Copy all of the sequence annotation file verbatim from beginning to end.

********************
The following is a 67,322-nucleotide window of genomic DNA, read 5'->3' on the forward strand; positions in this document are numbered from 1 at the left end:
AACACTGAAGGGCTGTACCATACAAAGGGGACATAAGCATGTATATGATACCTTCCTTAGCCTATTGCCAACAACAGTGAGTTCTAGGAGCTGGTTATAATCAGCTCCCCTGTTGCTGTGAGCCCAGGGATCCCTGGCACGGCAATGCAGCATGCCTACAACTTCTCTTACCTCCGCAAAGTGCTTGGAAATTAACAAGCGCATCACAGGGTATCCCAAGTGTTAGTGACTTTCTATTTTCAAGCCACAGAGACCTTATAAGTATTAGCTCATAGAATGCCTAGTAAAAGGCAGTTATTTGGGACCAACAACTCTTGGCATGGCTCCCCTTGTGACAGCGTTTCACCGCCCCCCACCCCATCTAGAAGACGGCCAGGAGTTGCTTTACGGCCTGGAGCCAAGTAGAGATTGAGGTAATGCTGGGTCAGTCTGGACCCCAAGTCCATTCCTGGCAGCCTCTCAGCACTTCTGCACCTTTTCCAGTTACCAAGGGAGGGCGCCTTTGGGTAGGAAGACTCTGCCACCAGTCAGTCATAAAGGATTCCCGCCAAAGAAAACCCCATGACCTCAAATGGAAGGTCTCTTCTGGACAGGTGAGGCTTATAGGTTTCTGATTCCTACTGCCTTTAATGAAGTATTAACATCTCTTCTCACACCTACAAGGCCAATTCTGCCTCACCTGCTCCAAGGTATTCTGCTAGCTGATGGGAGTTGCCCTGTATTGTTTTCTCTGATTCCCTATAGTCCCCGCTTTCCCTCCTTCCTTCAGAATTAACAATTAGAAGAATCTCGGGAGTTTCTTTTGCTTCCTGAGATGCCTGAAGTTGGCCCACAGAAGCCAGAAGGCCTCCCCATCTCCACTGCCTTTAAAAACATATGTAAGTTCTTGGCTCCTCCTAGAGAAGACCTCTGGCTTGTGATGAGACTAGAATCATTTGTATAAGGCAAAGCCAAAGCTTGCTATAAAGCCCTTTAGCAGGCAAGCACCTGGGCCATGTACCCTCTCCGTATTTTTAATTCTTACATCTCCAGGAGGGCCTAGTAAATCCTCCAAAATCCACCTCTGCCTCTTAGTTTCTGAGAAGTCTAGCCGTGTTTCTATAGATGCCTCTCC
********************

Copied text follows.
The following is a 67,322-nucleotide window of genomic DNA, read 5'->3' on the forward strand; positions in this document are numbered from 1 at the left end:
AACACTGAAGGGCTGTACCATACAAAGGGGACATAAGCATGTATATGATACCTTCCTTAGCCTATTGCCAACAACAGTGAGTTCTAGGAGCTGGTTATAATCAGCTCCCCTGTTGCTGTGAGCCCAGGGATCCCTGGCACGGCAATGCAGCATGCCTACAACTTCTCTTACCTCCGCAAAGTGCTTGGAAATTAACAAGCGCATCACAGGGTATCCCAAGTGTTAGTGACTTTCTATTTTCAAGCCACAGAGACCTTATAAGTATTAGCTCATAGAATGCCTAGTAAAAGGCAGTTATTTGGGACCAACAACTCTTGGCATGGCTCCCCTTGTGACAGCGTTTCACCGCCCCCCACCCCATCTAGAAGACGGCCAGGAGTTGCTTTACGGCCTGGAGCCAAGTAGAGATTGAGGTAATGCTGGGTCAGTCTGGACCCCAAGTCCATTCCTGGCAGCCTCTCAGCACTTCTGCACCTTTTCCAGTTACCAAGGGAGGGCGCCTTTGGGTAGGAAGACTCTGCCACCAGTCAGTCATAAAGGATTCCCGCCAAAGAAAACCCCATGACCTCAAATGGAAGGTCTCTTCTGGACAGGTGAGGCTTATAGGTTTCTGATTCCTACTGCCTTTAATGAAGTATTAACATCTCTTCTCACACCTACAAGGCCAATTCTGCCTCACCTGCTCCAAGGTATTCTGCTAGCTGATGGGAGTTGCCCTGTATTGTTTTCTCTGATTCCCTATAGTCCCCGCTTTCCCTCCTTCCTTCAGAATTAACAATTAGAAGAATCTCGGGAGTTTCTTTTGCTTCCTGAGATGCCTGAAGTTGGCCCACAGAAGCCAGAAGGCCTCCCCATCTCCACTGCCTTTAAAAACATATGTAAGTTCTTGGCTCCTCCTAGAGAAGACCTCTGGCTTGTGATGAGACTAGAATCATTTGTATAAGGCAAAGCCAAAGCTTGCTATAAAGCCCTTTAGCAGGCAAGCACCTGGGCCATGTACCCTCTCCGTATTTTTAATTCTTACATCTCCAGGAGGGCCTAGTAAATCCTCCAAAATCCACCTCTGCCTCTTAGTTTCTGAGAAGTCTAGCCGTGTTTCTATAGATGCCTCTCC